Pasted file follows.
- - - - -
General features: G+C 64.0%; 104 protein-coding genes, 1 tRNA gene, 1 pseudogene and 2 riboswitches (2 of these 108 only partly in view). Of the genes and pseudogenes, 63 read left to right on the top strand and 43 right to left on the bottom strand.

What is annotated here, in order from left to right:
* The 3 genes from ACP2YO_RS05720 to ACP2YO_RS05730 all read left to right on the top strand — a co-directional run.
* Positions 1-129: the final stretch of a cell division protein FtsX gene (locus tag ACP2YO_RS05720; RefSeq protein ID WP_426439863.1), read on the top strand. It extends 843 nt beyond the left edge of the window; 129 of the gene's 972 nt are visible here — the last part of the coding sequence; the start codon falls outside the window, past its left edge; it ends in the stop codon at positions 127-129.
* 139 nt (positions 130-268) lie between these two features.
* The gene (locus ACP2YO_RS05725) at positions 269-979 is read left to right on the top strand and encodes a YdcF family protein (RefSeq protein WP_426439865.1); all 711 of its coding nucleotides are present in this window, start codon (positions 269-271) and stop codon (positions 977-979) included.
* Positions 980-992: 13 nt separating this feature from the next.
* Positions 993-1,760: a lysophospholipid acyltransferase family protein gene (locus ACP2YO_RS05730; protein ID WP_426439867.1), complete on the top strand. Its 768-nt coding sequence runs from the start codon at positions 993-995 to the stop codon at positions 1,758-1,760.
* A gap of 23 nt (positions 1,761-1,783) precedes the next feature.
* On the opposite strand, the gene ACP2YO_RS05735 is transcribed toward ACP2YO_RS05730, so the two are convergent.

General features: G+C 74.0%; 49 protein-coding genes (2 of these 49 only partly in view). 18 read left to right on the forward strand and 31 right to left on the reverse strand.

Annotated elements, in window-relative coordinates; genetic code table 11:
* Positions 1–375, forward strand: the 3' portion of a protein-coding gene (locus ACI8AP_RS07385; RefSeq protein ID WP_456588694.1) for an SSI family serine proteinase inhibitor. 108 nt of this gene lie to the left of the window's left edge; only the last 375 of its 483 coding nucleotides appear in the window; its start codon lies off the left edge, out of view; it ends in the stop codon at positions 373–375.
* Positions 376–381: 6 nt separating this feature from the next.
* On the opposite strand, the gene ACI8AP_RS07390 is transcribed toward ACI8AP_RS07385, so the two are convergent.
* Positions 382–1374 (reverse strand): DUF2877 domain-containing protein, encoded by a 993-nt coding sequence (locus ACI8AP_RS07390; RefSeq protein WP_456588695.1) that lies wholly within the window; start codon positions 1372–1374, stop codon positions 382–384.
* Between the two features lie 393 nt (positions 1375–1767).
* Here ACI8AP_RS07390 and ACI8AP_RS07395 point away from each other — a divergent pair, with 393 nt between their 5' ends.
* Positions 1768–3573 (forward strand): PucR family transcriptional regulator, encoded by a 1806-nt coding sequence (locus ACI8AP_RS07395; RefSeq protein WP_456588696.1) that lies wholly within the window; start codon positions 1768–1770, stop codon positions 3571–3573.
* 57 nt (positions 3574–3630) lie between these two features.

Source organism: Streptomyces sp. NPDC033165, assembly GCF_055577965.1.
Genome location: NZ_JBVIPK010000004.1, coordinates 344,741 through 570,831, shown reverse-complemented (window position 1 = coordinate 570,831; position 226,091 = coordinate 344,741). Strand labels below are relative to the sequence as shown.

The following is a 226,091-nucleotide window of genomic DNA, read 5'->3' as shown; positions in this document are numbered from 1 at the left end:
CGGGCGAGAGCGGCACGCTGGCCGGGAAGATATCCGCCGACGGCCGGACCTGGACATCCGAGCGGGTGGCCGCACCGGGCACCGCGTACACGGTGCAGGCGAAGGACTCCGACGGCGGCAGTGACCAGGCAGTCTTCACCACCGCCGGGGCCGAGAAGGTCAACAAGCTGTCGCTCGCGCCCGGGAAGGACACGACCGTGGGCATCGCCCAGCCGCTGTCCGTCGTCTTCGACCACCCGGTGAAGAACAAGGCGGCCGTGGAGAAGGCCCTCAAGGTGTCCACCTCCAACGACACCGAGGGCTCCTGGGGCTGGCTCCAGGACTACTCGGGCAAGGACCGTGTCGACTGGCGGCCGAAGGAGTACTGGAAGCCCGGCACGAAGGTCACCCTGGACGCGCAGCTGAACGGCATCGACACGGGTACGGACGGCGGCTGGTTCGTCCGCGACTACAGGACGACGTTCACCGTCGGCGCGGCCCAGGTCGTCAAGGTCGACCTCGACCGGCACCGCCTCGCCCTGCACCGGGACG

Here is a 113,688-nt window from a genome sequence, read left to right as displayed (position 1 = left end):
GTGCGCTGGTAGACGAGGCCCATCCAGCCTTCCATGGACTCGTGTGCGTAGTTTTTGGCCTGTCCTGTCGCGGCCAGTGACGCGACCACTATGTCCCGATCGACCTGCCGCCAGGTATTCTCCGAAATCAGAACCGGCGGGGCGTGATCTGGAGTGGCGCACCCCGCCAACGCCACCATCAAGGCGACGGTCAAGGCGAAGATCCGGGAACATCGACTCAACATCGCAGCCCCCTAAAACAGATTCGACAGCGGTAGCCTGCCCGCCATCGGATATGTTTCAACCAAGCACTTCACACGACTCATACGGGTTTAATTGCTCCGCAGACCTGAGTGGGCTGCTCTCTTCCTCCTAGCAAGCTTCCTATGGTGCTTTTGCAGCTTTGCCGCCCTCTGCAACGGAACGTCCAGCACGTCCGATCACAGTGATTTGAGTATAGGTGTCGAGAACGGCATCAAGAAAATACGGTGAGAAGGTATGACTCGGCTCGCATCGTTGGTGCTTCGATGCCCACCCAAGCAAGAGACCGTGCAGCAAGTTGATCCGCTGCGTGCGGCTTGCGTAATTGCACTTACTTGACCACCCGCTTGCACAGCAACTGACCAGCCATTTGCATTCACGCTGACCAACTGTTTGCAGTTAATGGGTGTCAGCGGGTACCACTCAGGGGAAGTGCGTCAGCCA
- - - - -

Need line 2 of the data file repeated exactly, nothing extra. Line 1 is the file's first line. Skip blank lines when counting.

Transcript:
What is annotated here, in order from left to right: